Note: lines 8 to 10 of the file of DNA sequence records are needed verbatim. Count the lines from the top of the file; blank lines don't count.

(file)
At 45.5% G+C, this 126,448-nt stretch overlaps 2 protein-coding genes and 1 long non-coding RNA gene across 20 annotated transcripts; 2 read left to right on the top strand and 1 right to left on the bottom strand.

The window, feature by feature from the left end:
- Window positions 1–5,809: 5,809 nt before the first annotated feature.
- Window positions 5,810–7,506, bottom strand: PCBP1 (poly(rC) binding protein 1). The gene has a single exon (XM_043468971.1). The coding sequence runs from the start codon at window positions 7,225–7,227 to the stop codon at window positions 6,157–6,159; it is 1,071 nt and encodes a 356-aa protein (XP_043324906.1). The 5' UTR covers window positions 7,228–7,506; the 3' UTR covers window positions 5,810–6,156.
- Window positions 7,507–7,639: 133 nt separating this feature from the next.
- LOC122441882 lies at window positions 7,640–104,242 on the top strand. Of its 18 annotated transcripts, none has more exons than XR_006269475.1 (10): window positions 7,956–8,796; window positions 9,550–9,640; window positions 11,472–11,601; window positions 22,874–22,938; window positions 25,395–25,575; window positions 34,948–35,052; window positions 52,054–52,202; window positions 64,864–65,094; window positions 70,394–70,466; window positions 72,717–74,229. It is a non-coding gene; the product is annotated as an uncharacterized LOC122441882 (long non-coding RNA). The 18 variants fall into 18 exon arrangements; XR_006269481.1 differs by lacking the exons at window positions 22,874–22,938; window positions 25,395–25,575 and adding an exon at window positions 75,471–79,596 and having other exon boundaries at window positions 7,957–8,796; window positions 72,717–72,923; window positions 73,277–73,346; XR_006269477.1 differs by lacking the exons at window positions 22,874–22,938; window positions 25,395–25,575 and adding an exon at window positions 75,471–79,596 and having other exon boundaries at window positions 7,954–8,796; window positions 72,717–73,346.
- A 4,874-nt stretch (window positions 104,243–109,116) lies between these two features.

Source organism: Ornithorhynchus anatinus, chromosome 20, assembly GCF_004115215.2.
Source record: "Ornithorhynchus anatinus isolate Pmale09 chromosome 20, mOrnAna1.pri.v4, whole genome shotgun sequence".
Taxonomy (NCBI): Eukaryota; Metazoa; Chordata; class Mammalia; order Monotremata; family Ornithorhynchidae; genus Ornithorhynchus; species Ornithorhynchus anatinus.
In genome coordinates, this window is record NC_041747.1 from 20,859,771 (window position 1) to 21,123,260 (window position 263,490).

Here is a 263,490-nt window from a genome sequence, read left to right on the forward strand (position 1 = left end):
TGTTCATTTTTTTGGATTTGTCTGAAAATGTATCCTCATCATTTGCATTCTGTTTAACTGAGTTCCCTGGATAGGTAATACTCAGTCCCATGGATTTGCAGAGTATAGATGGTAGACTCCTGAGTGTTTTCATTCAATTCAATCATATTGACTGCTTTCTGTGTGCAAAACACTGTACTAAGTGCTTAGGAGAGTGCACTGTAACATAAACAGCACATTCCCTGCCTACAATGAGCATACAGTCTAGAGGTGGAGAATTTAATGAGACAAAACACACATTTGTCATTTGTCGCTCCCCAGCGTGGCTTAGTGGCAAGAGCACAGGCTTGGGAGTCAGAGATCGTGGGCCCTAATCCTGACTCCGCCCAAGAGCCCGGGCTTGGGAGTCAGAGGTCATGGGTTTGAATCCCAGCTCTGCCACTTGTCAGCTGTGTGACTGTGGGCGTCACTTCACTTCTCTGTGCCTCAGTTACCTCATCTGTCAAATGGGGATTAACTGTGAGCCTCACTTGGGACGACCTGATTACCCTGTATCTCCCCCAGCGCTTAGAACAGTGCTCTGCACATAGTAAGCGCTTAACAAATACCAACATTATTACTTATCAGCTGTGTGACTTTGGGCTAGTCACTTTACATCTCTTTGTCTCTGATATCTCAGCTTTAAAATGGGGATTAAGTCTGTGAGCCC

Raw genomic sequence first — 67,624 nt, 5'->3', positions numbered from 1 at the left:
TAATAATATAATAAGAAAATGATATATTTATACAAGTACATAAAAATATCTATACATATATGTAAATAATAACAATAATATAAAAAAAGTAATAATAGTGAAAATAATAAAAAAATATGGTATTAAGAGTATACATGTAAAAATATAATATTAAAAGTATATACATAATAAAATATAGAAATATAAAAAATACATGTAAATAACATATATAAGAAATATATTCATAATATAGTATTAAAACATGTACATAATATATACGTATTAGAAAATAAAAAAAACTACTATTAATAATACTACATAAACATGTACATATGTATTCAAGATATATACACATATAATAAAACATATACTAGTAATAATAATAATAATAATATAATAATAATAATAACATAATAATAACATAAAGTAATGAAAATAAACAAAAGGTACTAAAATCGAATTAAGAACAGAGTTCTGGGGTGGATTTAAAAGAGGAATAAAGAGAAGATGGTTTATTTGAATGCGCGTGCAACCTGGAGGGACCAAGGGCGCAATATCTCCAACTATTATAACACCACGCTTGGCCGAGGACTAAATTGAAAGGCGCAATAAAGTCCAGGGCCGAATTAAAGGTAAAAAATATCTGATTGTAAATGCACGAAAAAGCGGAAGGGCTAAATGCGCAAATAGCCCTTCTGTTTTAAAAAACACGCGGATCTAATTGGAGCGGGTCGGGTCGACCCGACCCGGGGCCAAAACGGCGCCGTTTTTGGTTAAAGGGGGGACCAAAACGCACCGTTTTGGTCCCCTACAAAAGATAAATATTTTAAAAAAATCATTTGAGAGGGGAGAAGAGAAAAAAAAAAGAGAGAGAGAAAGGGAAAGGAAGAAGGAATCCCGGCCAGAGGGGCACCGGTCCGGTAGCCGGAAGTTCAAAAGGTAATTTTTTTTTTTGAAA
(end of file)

Source organism: Ornithorhynchus anatinus, chromosome 20, assembly GCF_004115215.2.
Source record: "Ornithorhynchus anatinus isolate Pmale09 chromosome 20, mOrnAna1.pri.v4, whole genome shotgun sequence".
Taxonomy (NCBI): Eukaryota; Metazoa; Chordata; class Mammalia; order Monotremata; family Ornithorhynchidae; genus Ornithorhynchus; species Ornithorhynchus anatinus.